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Making rain while the sun shines.

Some scientists have maintained that cloud seeding -- the practice of dispersing chemicals into cumulus clouds in order to make rain -- is about as effective as paying someone to do a rain dance. For midwestern farmers and water managers, however, cloud seeding has often seemed to offer hope in times of drought. North Dakota farmers, for instance, have had enough confidence in the procedure to target 6.6 million acres for the "store-bought" rain at the cost of 5^ an acre, a state meteorologist estimates.

Skeptics have never doubted that when silver iodide seeding agents come into contact with a cloud's very cold moisture droplets, ice crystals -- which become raindrops in warm weather -- are formed; in laboratory cloud chambers this is known to happen. But could the process work in the field -- or, perhaps more aptly in this case, in the sky -- where the real clouds roam? The skeptics doubted that seeding agents dispersed at the base of a tall cumulus cloud could wend their way 5,000 to 12,000 feet up, to the part of the cloud that contains moisture droplets.

Last month, in a collaborative effort, scientists from the North Dakota Weather Modification Board in Bismarck and the National Oceanic and Atmospheric Administration (NOAA) in Boulder, Colo., took to the clouds in order to settle things once and for all. The researchers released a tracer gas -- sulfur hexafluoride -- simultaneously with the silver iodide, and then followed in a second plane equipped with detection equipment to monitor the tracer's dispersal.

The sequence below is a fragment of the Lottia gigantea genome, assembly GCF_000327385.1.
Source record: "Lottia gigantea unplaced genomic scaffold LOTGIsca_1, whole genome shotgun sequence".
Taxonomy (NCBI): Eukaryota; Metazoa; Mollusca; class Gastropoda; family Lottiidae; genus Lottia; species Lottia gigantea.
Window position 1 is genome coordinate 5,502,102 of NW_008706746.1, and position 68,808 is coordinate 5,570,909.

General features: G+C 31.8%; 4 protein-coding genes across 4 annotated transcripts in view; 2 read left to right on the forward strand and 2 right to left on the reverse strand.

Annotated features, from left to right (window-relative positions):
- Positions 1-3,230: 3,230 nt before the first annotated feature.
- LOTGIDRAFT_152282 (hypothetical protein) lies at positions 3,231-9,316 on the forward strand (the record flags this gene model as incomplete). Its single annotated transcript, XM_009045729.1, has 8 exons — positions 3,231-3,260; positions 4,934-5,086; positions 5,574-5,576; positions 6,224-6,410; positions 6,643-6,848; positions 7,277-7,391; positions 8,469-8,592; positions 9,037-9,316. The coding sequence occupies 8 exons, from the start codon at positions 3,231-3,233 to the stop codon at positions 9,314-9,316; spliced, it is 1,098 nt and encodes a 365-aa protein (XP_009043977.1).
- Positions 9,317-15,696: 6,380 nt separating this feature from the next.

"The stuff had a bit of a climb to make," says John Flueck, a NOAA research scientist, "but our preliminary guesses are that in at least one instance the seeding agent was successful in reaching the level where the cold water is." The researchers also tested silver iodide with sodium chloride. This combination, says Flueck, "works much more quickly -- because the water in the cloud doesn't have to be as cold for it to work."
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Title Annotation:cloud seeding experiment
Publication:Science News
Date:Aug 10, 1985
Words:326
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